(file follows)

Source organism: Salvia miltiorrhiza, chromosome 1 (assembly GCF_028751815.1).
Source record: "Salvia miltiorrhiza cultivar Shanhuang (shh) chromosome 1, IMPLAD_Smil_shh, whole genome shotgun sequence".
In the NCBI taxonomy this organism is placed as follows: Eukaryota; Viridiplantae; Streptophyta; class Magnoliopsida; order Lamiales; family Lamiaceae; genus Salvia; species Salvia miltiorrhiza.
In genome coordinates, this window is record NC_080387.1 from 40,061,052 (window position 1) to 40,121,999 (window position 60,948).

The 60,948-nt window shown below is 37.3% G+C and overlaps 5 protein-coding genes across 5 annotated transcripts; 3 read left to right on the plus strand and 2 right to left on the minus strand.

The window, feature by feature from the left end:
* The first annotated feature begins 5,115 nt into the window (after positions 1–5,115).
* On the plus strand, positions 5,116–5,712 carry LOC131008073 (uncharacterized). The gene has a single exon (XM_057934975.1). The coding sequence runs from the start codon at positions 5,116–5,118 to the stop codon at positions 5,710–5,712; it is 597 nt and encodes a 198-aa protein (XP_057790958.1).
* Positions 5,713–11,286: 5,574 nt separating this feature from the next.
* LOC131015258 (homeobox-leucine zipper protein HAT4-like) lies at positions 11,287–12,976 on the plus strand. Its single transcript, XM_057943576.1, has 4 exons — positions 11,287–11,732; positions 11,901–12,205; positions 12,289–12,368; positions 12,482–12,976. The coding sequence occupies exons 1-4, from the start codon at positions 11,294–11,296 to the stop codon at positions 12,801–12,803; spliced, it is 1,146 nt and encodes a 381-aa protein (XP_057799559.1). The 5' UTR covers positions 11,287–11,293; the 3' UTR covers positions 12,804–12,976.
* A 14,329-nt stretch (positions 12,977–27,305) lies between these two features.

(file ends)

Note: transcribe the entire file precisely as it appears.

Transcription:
Source organism: Salvia miltiorrhiza, chromosome 1 (assembly GCF_028751815.1).
Source record: "Salvia miltiorrhiza cultivar Shanhuang (shh) chromosome 1, IMPLAD_Smil_shh, whole genome shotgun sequence".
In the NCBI taxonomy this organism is placed as follows: Eukaryota; Viridiplantae; Streptophyta; class Magnoliopsida; order Lamiales; family Lamiaceae; genus Salvia; species Salvia miltiorrhiza.
In genome coordinates, this window is record NC_080387.1 from 40,061,052 (window position 1) to 40,121,999 (window position 60,948).

The 60,948-nt window shown below is 37.3% G+C and overlaps 5 protein-coding genes across 5 annotated transcripts; 3 read left to right on the plus strand and 2 right to left on the minus strand.

The window, feature by feature from the left end:
* The first annotated feature begins 5,115 nt into the window (after positions 1–5,115).
* On the plus strand, positions 5,116–5,712 carry LOC131008073 (uncharacterized). The gene has a single exon (XM_057934975.1). The coding sequence runs from the start codon at positions 5,116–5,118 to the stop codon at positions 5,710–5,712; it is 597 nt and encodes a 198-aa protein (XP_057790958.1).
* Positions 5,713–11,286: 5,574 nt separating this feature from the next.
* LOC131015258 (homeobox-leucine zipper protein HAT4-like) lies at positions 11,287–12,976 on the plus strand. Its single transcript, XM_057943576.1, has 4 exons — positions 11,287–11,732; positions 11,901–12,205; positions 12,289–12,368; positions 12,482–12,976. The coding sequence occupies exons 1-4, from the start codon at positions 11,294–11,296 to the stop codon at positions 12,801–12,803; spliced, it is 1,146 nt and encodes a 381-aa protein (XP_057799559.1). The 5' UTR covers positions 11,287–11,293; the 3' UTR covers positions 12,804–12,976.
* A 14,329-nt stretch (positions 12,977–27,305) lies between these two features.